Hats off to the se­niors

Daily Nation (Barbados) - - Front Page -

touched by it in one form or other in the next four years al­though we hope it will be shorter.

I am sim­ply opin­ing that we must find the cre­ativ­ity and the re­silience to re­sist and to sur­vive and that we can take a leaf from the book of our se­nior ath­letes. Their per­for­mance was on par with pre­vi­ous vis­its to Utah. They had the will and they found a way.

The an­nual David Thomp­son Memorial Foot­ball Clas­sic ap­par­ently has been ter­mi­nated with­out a word but that was to be ex­pected be­cause it was funded from the pub­lic purse.

Po­lit­i­cal foot­ball

Not­with­stand­ing that it was al­ways a po­lit­i­cal foot­ball from its in­cep­tion, I am still dis­ap­pointed that those in the van­guard of its ex­is­tence didn’t fol­low in the foot­steps of the se­nior ath­letes and make an ef­fort to stage it if only in a mod­i­fied form as a sym­bolic ges­ture of car­ry­ing on the late Prime Min­is­ter’s legacy in this re­spect. Thomp­son loved foot­ball and the tour­na­ment formed part of the so­cial trans­for­ma­tion process that helped to keep com­mu­nity spirit alive with young peo­ple con­struc­tively en­gaged and putting money in the pock­ets of en­trepreneurs.

The Bar­ba­dos Labour Party, in Op­po­si­tion op­posed the tour­na­ment on the grounds that the money could have been saved be­cause of the dif­fi­cult eco­nomic times but that prog­no­sis also over­looked the value of the so­cial cap­i­tal. It be­came an in­te­gral part of our sport­ing land­scape and I was among the thou­sands who ea­gerly looked for­ward to it.

Even so, I felt that pri­vate sec­tor help could have been sought to cover the ex­penses or some of them if it be­came an ad­di­tional bur­den on the trea­sury. Maybe this op­tion wasn’t con­sid­ered be­cause the last Government wanted to take com­plete own­er­ship of it in a man­ner that politi­cians use such ve­hi­cles to fur­ther po­larise the masses.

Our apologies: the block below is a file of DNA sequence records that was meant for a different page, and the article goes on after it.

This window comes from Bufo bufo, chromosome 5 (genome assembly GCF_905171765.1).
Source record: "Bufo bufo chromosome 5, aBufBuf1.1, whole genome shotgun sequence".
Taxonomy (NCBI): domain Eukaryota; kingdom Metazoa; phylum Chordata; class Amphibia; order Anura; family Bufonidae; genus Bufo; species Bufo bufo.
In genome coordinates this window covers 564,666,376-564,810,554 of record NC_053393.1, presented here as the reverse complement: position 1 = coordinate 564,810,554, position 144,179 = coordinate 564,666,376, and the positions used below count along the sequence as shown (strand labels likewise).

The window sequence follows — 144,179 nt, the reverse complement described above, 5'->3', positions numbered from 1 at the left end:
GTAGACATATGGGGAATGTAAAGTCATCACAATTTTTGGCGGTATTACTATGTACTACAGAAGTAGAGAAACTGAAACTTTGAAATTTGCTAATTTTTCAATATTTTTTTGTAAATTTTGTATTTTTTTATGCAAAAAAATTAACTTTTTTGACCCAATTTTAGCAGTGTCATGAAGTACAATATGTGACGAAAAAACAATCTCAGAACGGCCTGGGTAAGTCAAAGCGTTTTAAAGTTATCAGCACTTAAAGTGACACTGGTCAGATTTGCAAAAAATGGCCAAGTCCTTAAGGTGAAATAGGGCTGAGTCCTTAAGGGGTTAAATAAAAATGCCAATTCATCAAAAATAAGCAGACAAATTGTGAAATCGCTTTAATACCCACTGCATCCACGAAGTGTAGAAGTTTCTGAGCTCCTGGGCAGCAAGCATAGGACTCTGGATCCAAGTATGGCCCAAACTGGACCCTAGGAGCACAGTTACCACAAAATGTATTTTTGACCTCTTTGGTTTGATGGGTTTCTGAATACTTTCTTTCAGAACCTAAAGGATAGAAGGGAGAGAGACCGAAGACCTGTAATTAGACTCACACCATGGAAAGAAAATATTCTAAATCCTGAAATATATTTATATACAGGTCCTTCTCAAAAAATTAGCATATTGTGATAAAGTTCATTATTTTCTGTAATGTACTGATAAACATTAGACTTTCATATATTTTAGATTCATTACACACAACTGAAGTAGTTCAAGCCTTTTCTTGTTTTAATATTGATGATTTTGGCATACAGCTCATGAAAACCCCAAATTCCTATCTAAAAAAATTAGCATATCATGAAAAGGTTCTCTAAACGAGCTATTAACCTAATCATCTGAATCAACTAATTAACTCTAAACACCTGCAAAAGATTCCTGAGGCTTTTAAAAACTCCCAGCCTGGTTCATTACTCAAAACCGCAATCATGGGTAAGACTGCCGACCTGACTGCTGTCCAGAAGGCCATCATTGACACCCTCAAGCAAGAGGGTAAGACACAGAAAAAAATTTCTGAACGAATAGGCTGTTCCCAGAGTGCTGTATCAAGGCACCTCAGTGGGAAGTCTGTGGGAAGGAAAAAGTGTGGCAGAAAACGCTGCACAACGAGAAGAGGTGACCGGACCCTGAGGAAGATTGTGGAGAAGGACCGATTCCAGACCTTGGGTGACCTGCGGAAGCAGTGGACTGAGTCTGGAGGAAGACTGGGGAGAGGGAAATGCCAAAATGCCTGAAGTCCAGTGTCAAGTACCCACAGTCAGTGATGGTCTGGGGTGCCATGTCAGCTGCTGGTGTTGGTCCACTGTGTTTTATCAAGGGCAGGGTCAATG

Still, I think the idea con­nected to the tour­na­ment was al­ways big­ger than petty dis­trac­tions so some ef­fort out­side of gov­ern­men­tal sup­port could have been ac­ti­vated to see its con­tin­u­a­tion.

Both net­ball and foot­ball have Brag­ging Rights com­pe­ti­tions and they are staged with­out a nickle from the state, so why can’t other sport­ing projects fall into line? The Hamil­ton Lash­ley Hu­man De­vel­op­ment Foun­da­tion stages the Hous­ing Area Net­ball Tour­na­ment, so there are non-gov­ern­men­tal or­gan­i­sa­tions that can get things done for the bet­ter­ment of so­ci­ety. Com­mu­nity or­gan­i­sa­tions can also play a role in this process.

Pos­i­tive di­ver­sions

The na­tional agenda now calls fer­vently for con­scious and pos­i­tive di­ver­sions from the con­ven­tional oth­er­wise many of us stand to sink.

Even the new Government showed its abil­ity to pivot when they gave the Bar­ba­dos De­fence Force Sports Pro­gramme a hair­cut rather than sever the head.

It was around the same time that the bomb­shell was de­liv­ered to the se­nior ath­letes and how they re­sponded is now leg­endary.

Their stand doesn’t equate to the bi­b­li­cal tales about Daniel in the lion’s den, Jonah in the belly of the whale or Shadrack, Me­shack and Abed­nego be­ing thrown into the fire but it was a good ex­am­ple of how to counter-at­tack ad­ver­sity, sports­wise and oth­er­wise. There is a les­son in their story we can learn some­thing from, now more than ever.


CO-OR­DI­NA­TOR of the Na­tional Se­nior Games Rawle Clarke joined with oth­ers to en­sure that Bar­ba­dos were rep­re­sented at this year’s Huntsman Se­nior Games.

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